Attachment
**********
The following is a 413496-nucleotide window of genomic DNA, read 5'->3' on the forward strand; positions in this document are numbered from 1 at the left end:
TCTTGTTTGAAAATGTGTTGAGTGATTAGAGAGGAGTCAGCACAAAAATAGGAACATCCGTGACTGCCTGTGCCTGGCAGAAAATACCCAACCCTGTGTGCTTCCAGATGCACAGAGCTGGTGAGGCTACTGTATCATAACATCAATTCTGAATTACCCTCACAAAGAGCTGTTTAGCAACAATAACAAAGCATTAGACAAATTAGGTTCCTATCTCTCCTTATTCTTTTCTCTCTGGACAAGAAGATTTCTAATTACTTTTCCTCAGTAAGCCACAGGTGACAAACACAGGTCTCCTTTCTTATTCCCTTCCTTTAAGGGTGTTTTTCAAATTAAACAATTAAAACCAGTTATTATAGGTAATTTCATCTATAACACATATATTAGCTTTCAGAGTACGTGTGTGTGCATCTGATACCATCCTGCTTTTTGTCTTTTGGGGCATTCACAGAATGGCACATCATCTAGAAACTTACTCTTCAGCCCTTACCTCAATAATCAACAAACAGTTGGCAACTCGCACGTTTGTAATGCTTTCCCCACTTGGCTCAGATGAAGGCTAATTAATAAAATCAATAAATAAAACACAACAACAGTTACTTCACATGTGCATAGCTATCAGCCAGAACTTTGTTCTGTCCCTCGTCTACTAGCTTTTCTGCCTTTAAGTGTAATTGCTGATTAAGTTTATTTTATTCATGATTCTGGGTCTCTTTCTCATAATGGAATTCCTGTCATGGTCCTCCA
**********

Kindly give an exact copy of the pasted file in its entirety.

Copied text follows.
The following is a 413496-nucleotide window of genomic DNA, read 5'->3' on the forward strand; positions in this document are numbered from 1 at the left end:
TCTTGTTTGAAAATGTGTTGAGTGATTAGAGAGGAGTCAGCACAAAAATAGGAACATCCGTGACTGCCTGTGCCTGGCAGAAAATACCCAACCCTGTGTGCTTCCAGATGCACAGAGCTGGTGAGGCTACTGTATCATAACATCAATTCTGAATTACCCTCACAAAGAGCTGTTTAGCAACAATAACAAAGCATTAGACAAATTAGGTTCCTATCTCTCCTTATTCTTTTCTCTCTGGACAAGAAGATTTCTAATTACTTTTCCTCAGTAAGCCACAGGTGACAAACACAGGTCTCCTTTCTTATTCCCTTCCTTTAAGGGTGTTTTTCAAATTAAACAATTAAAACCAGTTATTATAGGTAATTTCATCTATAACACATATATTAGCTTTCAGAGTACGTGTGTGTGCATCTGATACCATCCTGCTTTTTGTCTTTTGGGGCATTCACAGAATGGCACATCATCTAGAAACTTACTCTTCAGCCCTTACCTCAATAATCAACAAACAGTTGGCAACTCGCACGTTTGTAATGCTTTCCCCACTTGGCTCAGATGAAGGCTAATTAATAAAATCAATAAATAAAACACAACAACAGTTACTTCACATGTGCATAGCTATCAGCCAGAACTTTGTTCTGTCCCTCGTCTACTAGCTTTTCTGCCTTTAAGTGTAATTGCTGATTAAGTTTATTTTATTCATGATTCTGGGTCTCTTTCTCATAATGGAATTCCTGTCATGGTCCTCCA